iOS

The Apple Watch is nothing new (but it’s about to change everything)

In January of 2007, I owned a touchscreen smartphone that let me surf the web, navigate the streets of my city, communicate via threaded SMS, and silence my ringer with a single switch. No one really cared. Then Apple announced a smartphone that could do all the same things, and the world went crazy.

In January of 2010, tablet computers were a decade-old reality. High-end laptop manufacturers offered convertible variants of their standard notebooks, almost all of which ran modern, powerful operating systems like Windows 7. Then Apple came along with its own take on the tablet: despite being brushed off by some as an “oversized iPhone,” the world went crazy again. The iPad went on to dominate and redefine the category.

In March of 2015, wearables are already “a thing.” Right now, there are scores of smartwatches on the market offering notifications, health tracking, phone calls, and voice interaction right on your wrist (and of course, they all tell time as well). But with the Apple Watch, the world is about to go crazy yet again.

For the wearable category as a whole, that’s a really good thing.

Motorola Moto 360

Motorola’s Moto 360

While watching the Apple Watch livestream, I was struck by how many Apple Watch features I already take for granted on my Motorola Moto 360 (and which I formerly enjoyed on 2012’s Pebble). When you factor in review devices like Samsung’s Gear Live and Gear Fit, plus the just-announced Pebble Time, the features Tim Cook praised the Apple Watch for having are ones we’ve seen on smartwatches for a long time:

  • Rich notification support
  • Haptic/vibration alerts
  • Customizable watch faces
  • Changeable bands
  • Voice calling
  • Voice assistant interface
  • Exercise tracking with dormancy timer
  • Heart rate monitoring
  • Battery life of a day or greater
  • Various finishes and styles at various price points

None of this is to say that Cupertino didn’t innovate with the Apple Watch. The presentation and packaging of the above looks markedly better than the competition in some cases, and Apple has added its usual personal touch as well: it’s easy to see how sending quick sketches to your Apple Watch-toting friends, or sharing your heartbeat with your Apple Watch-wearing lover, could become hot new messaging trends for the high-income set.

"We project cat portraits to go up 500% in the first week of sales" -not Tim Cook

Bad cat drawings alone may see an annual increase of 500%.

But really, Apple is just doing what it always does here: delivering existing features in a more appealing, more polished package. And that’s awesome for wearables for the same reason the iPhone was super for smartphones, and the iPad was terrific for tablets: it’s shining a light on the category in a way that Pebble, Samsung, and even Google couldn’t.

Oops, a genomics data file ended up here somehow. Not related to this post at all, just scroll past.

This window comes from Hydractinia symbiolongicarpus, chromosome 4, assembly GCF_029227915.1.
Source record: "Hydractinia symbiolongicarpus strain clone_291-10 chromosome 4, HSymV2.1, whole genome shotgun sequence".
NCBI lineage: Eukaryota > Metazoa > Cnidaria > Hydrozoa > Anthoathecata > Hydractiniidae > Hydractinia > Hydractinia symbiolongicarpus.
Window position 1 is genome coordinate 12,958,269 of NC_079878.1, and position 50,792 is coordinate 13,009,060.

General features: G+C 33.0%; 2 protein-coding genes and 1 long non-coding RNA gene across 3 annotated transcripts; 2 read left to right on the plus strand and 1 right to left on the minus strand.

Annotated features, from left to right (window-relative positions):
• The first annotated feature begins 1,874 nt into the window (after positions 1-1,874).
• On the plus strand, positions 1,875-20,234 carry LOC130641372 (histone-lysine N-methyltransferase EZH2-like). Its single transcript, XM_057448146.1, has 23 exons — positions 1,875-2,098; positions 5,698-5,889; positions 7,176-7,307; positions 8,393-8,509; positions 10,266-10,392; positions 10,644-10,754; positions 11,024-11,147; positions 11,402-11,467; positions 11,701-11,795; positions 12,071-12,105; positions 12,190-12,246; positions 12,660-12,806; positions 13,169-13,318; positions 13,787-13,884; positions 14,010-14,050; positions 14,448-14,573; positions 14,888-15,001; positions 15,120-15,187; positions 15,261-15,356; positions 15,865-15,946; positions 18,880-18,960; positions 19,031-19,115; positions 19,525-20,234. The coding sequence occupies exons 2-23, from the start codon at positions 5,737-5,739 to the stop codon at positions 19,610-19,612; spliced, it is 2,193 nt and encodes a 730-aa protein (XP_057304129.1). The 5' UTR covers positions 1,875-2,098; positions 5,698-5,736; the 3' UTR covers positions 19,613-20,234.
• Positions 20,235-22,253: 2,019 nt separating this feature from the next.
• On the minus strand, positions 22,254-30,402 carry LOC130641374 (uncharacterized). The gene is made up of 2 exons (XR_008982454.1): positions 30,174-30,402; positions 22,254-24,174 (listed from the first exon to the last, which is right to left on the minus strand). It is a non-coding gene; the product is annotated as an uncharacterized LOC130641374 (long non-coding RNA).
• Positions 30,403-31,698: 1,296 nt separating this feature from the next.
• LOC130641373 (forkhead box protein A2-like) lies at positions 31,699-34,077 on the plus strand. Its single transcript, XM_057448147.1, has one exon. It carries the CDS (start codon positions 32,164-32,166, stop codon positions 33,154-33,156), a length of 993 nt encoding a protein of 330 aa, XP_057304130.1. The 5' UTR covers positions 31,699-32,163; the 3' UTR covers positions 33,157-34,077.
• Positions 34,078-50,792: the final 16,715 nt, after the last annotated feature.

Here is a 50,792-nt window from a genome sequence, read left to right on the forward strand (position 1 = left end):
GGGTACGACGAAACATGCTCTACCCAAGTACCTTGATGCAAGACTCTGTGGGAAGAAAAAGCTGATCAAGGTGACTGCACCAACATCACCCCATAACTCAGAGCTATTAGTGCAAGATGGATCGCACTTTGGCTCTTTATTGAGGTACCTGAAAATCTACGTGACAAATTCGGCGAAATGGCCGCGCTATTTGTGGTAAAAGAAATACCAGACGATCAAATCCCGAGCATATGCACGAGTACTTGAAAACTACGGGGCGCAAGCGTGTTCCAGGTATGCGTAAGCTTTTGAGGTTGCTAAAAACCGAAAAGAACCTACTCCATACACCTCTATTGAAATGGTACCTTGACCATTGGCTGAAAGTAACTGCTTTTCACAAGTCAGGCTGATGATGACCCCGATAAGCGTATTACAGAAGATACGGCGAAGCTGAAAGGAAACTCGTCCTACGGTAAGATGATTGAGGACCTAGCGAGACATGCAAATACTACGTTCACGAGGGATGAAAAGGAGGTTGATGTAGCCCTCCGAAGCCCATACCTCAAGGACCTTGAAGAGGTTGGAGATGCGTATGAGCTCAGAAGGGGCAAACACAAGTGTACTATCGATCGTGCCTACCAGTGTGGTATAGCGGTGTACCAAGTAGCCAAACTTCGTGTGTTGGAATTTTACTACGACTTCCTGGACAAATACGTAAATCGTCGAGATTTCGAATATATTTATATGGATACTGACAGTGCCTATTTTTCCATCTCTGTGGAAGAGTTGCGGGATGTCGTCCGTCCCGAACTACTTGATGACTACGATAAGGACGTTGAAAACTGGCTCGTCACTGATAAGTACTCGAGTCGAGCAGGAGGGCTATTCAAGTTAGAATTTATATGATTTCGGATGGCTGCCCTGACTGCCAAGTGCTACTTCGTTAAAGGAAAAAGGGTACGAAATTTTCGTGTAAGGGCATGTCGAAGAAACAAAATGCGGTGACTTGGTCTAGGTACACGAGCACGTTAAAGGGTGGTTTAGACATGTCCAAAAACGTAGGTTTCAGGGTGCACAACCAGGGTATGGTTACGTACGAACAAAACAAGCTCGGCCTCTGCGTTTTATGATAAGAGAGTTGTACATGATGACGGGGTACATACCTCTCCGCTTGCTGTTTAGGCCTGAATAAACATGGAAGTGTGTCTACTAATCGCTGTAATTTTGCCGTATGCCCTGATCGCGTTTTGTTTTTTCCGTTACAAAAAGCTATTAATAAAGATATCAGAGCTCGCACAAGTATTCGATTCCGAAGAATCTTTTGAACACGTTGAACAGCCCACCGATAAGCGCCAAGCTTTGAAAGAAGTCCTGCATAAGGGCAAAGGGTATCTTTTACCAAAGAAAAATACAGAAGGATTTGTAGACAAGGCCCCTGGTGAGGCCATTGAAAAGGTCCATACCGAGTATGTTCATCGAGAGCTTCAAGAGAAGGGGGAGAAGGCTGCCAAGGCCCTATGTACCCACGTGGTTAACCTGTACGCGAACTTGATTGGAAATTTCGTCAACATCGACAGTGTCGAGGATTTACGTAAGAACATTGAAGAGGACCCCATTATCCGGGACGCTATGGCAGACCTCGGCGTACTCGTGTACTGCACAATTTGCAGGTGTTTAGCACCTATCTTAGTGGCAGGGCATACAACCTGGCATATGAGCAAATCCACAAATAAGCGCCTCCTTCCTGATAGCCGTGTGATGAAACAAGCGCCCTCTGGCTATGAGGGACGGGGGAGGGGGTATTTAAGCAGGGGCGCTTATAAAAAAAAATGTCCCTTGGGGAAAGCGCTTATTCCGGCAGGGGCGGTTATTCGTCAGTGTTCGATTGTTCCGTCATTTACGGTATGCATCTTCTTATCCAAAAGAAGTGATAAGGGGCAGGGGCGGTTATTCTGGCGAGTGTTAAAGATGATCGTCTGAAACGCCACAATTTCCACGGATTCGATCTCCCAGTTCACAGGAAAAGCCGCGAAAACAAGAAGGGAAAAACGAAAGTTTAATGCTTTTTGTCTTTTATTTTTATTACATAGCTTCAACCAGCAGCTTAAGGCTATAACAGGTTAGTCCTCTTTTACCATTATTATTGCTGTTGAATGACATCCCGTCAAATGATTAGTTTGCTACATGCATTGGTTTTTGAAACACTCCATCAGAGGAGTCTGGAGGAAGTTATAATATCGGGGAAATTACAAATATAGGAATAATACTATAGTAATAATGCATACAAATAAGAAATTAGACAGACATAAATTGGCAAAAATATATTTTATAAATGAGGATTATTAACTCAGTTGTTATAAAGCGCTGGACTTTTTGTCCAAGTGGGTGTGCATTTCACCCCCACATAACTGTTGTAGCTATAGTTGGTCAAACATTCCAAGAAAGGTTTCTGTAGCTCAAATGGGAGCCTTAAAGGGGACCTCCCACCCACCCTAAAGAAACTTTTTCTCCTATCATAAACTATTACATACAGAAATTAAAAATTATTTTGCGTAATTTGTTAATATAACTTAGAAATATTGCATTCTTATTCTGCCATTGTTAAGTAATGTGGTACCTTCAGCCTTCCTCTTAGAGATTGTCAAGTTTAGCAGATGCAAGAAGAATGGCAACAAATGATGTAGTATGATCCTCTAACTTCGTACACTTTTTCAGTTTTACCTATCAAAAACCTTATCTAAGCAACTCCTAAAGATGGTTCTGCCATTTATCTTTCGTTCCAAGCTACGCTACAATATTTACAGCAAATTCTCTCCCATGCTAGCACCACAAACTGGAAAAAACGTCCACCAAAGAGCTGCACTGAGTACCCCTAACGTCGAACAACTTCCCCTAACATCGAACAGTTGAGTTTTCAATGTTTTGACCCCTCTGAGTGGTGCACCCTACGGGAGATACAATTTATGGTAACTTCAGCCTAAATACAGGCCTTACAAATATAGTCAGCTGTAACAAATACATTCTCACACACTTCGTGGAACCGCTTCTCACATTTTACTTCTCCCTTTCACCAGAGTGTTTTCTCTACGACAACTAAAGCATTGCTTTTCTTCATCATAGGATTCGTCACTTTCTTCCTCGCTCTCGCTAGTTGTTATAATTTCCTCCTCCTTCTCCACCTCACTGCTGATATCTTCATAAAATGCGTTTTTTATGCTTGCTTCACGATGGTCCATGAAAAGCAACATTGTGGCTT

While the Treo I mentioned at the top of this article could indeed do all the things the 2007 iPhone could do (and much more) it wasn’t a particularly enjoyable product to use by comparison. Ditto for the Windows-powered machines that dominated the tablet world at the iPad’s release in 2010. The modern wearable landscape is similar: no matter what platform or manufacturer you look at, there’s always a caveat, an implied “but” that encourages you to maybe wait for the next generation unless you absolutely need to have a smartwatch right this second.



The Apple Watch won’t solve these problems entirely. (Indeed, one of the best pieces of advice concerning Apple products is that first-generation versions are the ones to skip.) But it will likely be a more enjoyable product to use than the majority of smartwatches available today. And that will legitimize the concept of the wearable for a very influential segment of the population: iPhone users. I’ve maintained for a while now that smartwatches inherently improve the experience of using a smartphone, but it’s going to take winning over the Apple audience to convince the mainstream. And it’s not just about convincing the users: Apple seems primed to give developers all the tools necessary to build the kind of experiences that let the Watch do more, so the phone can spend more time in the pocket.

The Apple Watch isn’t an earth-shattering redefinition of the smartwatch; it’s the original iPhone. It’s the original iPad. It’s a refinement of all the competitors that came before, distilled into a single product bearing a premium price tag and put onto the most visible retail shelves in the entire world. The Watch itself won’t be interesting to everyone (personally I have no interest in buying one) but wearable fans of every stripe should applaud it for the kick in the pants it’s about to give the whole industry. After all, the iPhone didn’t destroy the smartphone; it made it better. The iPad didn’t eliminate all other tablets; it forced them to up their game. And the Apple Watch will do the same exact thing for every other smartwatch out there.

If you ask me, it’s about time.

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About The Author
Michael Fisher
Michael Fisher has followed the world of mobile technology for over ten years as hobbyist, retailer, and reviewer. A lengthy stint as a Sprint Nextel employee and a long-time devotion to webOS have cemented his love for the underdog platforms of the world. In addition to serving as Pocketnow's Reviews Editor, Michael is a stage, screen, and voice actor, as well as co-founder of a profitable YouTube-based business. He lives in Boston, MA. Read more about Michael Fisher!